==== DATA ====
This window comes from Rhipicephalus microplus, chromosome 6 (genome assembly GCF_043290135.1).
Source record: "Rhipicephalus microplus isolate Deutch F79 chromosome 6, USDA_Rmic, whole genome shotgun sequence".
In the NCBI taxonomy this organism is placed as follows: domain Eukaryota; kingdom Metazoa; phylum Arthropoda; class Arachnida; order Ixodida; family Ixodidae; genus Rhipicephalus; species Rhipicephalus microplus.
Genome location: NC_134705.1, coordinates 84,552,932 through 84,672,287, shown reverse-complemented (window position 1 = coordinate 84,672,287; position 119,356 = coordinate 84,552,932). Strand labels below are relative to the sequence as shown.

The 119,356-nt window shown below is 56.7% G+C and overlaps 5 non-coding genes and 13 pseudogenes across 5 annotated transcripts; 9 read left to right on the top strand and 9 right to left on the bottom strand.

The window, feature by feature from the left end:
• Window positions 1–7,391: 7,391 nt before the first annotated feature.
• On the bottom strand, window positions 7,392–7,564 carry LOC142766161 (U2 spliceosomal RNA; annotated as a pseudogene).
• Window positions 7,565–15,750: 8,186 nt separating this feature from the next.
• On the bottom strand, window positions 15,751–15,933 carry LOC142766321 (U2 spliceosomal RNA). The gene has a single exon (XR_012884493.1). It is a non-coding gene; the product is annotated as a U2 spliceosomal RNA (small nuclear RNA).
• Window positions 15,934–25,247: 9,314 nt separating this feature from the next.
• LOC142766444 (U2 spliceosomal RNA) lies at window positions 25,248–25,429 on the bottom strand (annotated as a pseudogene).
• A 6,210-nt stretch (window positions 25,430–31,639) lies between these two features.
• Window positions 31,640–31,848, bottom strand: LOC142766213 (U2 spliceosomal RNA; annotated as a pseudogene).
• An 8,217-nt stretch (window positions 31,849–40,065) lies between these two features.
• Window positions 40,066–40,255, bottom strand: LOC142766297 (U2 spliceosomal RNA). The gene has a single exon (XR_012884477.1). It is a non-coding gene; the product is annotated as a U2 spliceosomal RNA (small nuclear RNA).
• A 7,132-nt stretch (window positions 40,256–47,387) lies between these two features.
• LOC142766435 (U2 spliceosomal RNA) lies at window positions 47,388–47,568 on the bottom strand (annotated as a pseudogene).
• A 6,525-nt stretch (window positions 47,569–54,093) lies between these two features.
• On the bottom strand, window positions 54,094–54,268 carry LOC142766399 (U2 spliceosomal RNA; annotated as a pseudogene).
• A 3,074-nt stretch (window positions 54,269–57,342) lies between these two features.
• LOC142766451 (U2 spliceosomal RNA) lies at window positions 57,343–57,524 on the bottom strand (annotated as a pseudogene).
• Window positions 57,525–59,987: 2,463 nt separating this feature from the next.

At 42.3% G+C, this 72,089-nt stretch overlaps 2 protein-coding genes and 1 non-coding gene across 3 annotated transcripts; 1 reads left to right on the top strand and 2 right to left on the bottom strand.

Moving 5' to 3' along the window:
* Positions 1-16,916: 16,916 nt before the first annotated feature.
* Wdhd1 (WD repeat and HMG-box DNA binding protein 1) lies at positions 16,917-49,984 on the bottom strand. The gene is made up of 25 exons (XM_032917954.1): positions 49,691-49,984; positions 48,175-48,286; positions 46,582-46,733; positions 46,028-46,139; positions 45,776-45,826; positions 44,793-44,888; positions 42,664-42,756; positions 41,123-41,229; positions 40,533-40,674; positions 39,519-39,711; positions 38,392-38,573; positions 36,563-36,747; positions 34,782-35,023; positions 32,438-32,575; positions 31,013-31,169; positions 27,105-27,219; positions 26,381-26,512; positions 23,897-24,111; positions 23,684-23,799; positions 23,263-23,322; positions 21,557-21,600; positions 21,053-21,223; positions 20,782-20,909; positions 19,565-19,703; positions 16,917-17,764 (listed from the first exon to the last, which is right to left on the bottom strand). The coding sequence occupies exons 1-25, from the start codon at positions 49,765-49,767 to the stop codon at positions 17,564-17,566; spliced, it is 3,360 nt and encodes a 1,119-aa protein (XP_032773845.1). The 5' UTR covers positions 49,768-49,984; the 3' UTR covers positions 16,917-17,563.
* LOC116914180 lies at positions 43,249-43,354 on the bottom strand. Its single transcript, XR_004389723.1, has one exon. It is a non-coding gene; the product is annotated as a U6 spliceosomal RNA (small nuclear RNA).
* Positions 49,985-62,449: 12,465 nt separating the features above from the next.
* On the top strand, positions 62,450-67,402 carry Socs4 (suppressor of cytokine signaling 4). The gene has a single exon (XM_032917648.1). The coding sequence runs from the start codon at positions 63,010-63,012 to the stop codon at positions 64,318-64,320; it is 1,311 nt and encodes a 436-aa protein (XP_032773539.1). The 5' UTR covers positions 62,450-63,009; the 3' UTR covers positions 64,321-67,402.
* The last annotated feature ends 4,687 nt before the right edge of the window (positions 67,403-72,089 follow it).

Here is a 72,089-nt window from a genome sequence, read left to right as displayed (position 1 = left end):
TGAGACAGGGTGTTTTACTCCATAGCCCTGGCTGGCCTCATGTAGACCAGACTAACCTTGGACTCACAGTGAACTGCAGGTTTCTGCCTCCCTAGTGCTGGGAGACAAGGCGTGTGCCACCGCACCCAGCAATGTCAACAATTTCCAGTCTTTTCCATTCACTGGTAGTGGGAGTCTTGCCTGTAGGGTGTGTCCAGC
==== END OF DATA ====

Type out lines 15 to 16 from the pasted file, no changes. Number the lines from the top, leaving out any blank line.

• An 8,217-nt stretch (window positions 31,849–40,065) lies between these two features.
• Window positions 40,066–40,255, bottom strand: LOC142766297 (U2 spliceosomal RNA). The gene has a single exon (XR_012884477.1). It is a non-coding gene; the product is annotated as a U2 spliceosomal RNA (small nuclear RNA).